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Inhibition of Jak-STAT and Notch Signaling Promote Neuronal Differentiation in Müller Stem Cells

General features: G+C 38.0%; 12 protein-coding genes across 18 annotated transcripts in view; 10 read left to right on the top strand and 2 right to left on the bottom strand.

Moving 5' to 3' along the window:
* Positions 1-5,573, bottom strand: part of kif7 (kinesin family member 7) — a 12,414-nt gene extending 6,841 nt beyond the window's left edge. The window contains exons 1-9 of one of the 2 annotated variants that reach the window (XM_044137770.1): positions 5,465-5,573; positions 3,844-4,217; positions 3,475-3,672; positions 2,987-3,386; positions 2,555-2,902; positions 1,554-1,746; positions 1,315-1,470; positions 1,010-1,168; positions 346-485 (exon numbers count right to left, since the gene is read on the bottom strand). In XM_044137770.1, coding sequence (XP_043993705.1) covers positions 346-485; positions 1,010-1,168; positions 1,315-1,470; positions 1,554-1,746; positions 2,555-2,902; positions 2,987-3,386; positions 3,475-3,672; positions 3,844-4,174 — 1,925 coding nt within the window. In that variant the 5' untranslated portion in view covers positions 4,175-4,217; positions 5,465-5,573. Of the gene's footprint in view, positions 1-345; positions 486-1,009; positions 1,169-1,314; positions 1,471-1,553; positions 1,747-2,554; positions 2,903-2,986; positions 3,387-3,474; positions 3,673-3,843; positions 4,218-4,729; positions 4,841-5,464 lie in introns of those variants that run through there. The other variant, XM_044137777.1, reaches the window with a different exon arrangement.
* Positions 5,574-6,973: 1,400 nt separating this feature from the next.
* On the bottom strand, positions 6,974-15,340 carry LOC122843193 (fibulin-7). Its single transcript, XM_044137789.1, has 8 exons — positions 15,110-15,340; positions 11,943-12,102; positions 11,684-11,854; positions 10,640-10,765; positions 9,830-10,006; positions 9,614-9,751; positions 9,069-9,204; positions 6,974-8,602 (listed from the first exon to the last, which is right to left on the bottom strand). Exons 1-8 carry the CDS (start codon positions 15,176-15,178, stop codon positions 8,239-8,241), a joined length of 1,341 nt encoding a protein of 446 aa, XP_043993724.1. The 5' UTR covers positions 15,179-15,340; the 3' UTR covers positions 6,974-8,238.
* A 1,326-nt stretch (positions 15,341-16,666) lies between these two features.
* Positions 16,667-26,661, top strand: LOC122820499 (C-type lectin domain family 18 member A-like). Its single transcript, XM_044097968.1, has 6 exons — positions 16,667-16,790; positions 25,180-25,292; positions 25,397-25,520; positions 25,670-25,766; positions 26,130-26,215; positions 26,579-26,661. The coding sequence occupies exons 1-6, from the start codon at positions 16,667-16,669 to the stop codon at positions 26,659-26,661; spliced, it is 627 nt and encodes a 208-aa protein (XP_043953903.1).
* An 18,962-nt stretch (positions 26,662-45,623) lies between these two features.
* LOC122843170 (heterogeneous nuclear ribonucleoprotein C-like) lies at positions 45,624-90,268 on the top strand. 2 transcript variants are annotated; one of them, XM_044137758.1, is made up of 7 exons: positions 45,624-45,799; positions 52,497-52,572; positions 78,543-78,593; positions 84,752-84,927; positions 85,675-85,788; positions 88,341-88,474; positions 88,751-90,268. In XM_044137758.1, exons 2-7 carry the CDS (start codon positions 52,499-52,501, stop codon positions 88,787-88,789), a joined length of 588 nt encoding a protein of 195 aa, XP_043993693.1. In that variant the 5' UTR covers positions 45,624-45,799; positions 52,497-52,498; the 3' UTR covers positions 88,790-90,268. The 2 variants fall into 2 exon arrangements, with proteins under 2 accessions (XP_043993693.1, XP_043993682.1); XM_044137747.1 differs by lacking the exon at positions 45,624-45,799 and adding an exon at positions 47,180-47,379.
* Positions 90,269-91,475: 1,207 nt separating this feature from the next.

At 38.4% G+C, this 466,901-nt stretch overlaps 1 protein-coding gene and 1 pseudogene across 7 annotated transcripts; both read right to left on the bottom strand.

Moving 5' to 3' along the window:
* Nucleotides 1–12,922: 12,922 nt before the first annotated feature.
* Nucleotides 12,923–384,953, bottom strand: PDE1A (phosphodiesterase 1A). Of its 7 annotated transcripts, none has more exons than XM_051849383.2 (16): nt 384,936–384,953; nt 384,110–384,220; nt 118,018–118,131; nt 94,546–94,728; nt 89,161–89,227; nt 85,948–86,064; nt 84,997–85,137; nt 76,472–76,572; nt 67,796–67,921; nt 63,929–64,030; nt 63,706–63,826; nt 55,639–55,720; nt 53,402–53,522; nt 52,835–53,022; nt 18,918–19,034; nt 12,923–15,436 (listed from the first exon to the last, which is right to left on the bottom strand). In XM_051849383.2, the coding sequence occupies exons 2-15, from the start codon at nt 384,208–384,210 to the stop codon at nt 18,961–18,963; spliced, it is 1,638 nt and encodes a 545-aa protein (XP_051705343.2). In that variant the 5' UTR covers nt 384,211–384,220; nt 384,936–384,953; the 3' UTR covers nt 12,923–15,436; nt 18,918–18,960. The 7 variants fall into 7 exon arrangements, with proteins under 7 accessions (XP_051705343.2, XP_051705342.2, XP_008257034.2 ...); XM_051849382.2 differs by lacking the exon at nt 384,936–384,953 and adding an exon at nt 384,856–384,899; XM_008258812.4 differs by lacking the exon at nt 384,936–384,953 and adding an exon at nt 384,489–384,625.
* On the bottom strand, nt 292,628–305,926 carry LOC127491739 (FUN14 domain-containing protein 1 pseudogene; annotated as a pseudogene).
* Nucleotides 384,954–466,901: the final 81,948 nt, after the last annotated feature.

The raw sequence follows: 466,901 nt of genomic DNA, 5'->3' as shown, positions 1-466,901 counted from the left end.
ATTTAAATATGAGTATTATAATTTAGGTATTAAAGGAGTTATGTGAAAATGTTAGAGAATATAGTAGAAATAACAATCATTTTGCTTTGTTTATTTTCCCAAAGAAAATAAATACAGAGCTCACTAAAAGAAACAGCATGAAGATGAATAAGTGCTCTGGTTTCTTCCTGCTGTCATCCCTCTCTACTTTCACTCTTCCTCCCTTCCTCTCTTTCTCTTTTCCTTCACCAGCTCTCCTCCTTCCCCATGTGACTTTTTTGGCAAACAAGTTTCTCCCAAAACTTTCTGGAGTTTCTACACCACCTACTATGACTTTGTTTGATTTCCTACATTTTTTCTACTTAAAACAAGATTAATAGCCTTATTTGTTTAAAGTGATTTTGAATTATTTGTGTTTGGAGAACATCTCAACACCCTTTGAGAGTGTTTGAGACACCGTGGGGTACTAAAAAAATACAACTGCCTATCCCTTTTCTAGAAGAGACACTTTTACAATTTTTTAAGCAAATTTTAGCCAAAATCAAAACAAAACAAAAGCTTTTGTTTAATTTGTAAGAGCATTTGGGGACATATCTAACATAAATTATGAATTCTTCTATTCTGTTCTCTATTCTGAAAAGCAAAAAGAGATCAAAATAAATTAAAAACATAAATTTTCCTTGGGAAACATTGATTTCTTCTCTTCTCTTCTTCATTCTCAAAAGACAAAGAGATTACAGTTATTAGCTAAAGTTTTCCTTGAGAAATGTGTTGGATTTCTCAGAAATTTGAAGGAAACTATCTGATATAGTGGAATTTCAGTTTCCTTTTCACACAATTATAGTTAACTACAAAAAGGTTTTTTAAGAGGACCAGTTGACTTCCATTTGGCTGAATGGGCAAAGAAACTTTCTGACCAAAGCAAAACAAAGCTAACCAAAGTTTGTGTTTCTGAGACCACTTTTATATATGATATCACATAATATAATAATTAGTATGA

Our observations suggested that perturbation of CNTF and Notch signaling could be used to preferentially direct neurogenesis. We tested the premise in Müller cells, which were recently demonstrated to be the latent stem cells in the mammalian retina [20]. When exposed to FGF2+EGF, Müller cells generate clonal neurospheres containing self-renewing and multipotent cells. Müller cell-derived neurospheres were cultured in a high CNTF concentration, with AG490, DAPT, AG490+DAPT, PD98059, or NICD+PD98059. The NICD group consisted of neurospheres transduced with NICD retrovirus. Controls consisted of neurospheres transduced with an empty retrovirus cultured without drugs and with CNTF. We observed that neuronal differentiation, as judged by the relative levels of β-tubulin and mGluR6 transcripts, increased in the CNTF+AG940/CNTF+DAPT group (Fig. 7A). There was a synergistic increase in the levels of β-tubulin and mGluR6 transcripts in the CNTF+AG490+DAPT group. In contrast, glial differentiation, as judged by the relative levels of Vimentin and GS transcripts, was suppressed in these groups. However, levels of Vimentin and GS transcripts and those corresponding to Hes1 and Hes5 increased in the CNTF+PD98059/CNTF+NICD/CNTF+PD98059+NICD group. In contrast, β-tubulin and mGluR6 transcripts were undetectable in all these groups. Together, these observations suggested that the attenuation of CNTF and Notch signaling by STAT3 and γ-secretase inhibitors, respectively, could selectively promote neuronal differentiation. Next, to determine that the perturbation of CNTF and Notch pathways could constitute an approach to increasing the efficiency of directed differentiation of Müller cells along a specific neuronal type (i.e., the rod photoreceptors), we cocultured Müller cell-derived neurospheres with PN1 retinal cells across a membrane, in the presence of AG490/DAPT/AG490+DAPT. Controls included neurospheres cocultured without drugs. It has been demonstrated previously that PN1 retinal cells have elaborate rod photoreceptor-promoting activities and influence rod photoreceptor differentiation [20, 26, 39]. We observed an increase in levels of transcripts corresponding to regulators (e.g., Nrl, Otx) and markers (e.g., opsin, rhodopsin kinase) of rod photoreceptors in neurospheres cultured in the presence of AG409/DAPT (Fig. 7B, 7C). Those cultured with AG409+DAPT displayed a synergistic increase in levels of these transcripts. In contrast, Vimentin and GS transcript levels decreased in the presence of drugs. To ensure that the result was not a function of culture conditions and ascertain that the perturbation of Jak-STAT and Notch pathways affect normal rod photoreceptor differentiation, we exposed retinal stem cells/progenitors to AG490+DAPT in vivo by intravitreal injection of drugs in the eyes of PN1 rats and examined the effects on rod photoreceptor differentiation a week later. We observed a significant increase (p < .01) in the proportion of retinal cells expressing rhodopsin (Fig. 7D, 7E, 7H) and rhodopsin kinase (Fig. 7F, 7G, 7H) obtained from the retina of treated eyes, compared with that from control eyes. Together, these observations suggested that both CNTF signaling and Notch signaling negatively regulate neural differentiation in general and rod photoreceptor differentiation in particular.